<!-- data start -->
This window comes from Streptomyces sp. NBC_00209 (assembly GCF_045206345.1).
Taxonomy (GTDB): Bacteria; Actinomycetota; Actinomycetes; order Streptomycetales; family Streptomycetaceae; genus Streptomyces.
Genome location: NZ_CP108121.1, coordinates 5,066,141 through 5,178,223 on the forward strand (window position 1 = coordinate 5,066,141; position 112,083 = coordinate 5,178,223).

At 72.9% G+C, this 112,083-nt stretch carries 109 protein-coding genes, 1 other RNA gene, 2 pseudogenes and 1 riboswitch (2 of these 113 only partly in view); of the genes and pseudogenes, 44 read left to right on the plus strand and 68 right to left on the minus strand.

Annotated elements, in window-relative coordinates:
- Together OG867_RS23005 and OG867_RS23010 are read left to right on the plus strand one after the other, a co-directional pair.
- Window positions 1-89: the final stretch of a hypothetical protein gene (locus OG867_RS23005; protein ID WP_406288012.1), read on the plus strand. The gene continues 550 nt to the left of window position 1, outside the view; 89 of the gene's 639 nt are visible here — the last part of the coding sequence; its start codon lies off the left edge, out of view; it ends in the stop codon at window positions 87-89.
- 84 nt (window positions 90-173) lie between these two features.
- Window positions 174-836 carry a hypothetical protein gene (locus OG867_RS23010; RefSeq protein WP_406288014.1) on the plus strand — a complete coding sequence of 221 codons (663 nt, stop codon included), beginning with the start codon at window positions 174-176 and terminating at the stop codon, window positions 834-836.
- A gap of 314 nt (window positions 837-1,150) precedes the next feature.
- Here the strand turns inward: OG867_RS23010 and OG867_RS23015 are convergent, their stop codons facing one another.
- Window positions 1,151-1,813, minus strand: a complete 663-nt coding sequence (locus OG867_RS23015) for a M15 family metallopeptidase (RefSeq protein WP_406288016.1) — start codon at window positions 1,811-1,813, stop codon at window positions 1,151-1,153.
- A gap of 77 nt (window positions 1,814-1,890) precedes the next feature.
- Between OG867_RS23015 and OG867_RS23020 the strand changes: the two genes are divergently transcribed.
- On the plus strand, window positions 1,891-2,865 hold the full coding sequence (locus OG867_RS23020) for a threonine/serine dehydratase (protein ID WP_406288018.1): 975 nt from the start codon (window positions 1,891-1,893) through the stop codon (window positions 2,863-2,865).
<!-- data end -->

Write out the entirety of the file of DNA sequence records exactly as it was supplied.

This window comes from Streptomyces sp. NBC_00209 (assembly GCF_045206345.1).
Taxonomy (GTDB): Bacteria; Actinomycetota; Actinomycetes; order Streptomycetales; family Streptomycetaceae; genus Streptomyces.
Genome location: NZ_CP108121.1, coordinates 5,066,141 through 5,178,223 on the forward strand (window position 1 = coordinate 5,066,141; position 112,083 = coordinate 5,178,223).

At 72.9% G+C, this 112,083-nt stretch carries 109 protein-coding genes, 1 other RNA gene, 2 pseudogenes and 1 riboswitch (2 of these 113 only partly in view); of the genes and pseudogenes, 44 read left to right on the plus strand and 68 right to left on the minus strand.

Annotated elements, in window-relative coordinates:
- Together OG867_RS23005 and OG867_RS23010 are read left to right on the plus strand one after the other, a co-directional pair.
- Window positions 1-89: the final stretch of a hypothetical protein gene (locus OG867_RS23005; protein ID WP_406288012.1), read on the plus strand. The gene continues 550 nt to the left of window position 1, outside the view; 89 of the gene's 639 nt are visible here — the last part of the coding sequence; its start codon lies off the left edge, out of view; it ends in the stop codon at window positions 87-89.
- 84 nt (window positions 90-173) lie between these two features.
- Window positions 174-836 carry a hypothetical protein gene (locus OG867_RS23010; RefSeq protein WP_406288014.1) on the plus strand — a complete coding sequence of 221 codons (663 nt, stop codon included), beginning with the start codon at window positions 174-176 and terminating at the stop codon, window positions 834-836.
- A gap of 314 nt (window positions 837-1,150) precedes the next feature.
- Here the strand turns inward: OG867_RS23010 and OG867_RS23015 are convergent, their stop codons facing one another.
- Window positions 1,151-1,813, minus strand: a complete 663-nt coding sequence (locus OG867_RS23015) for a M15 family metallopeptidase (RefSeq protein WP_406288016.1) — start codon at window positions 1,811-1,813, stop codon at window positions 1,151-1,153.
- A gap of 77 nt (window positions 1,814-1,890) precedes the next feature.
- Between OG867_RS23015 and OG867_RS23020 the strand changes: the two genes are divergently transcribed.
- On the plus strand, window positions 1,891-2,865 hold the full coding sequence (locus OG867_RS23020) for a threonine/serine dehydratase (protein ID WP_406288018.1): 975 nt from the start codon (window positions 1,891-1,893) through the stop codon (window positions 2,863-2,865).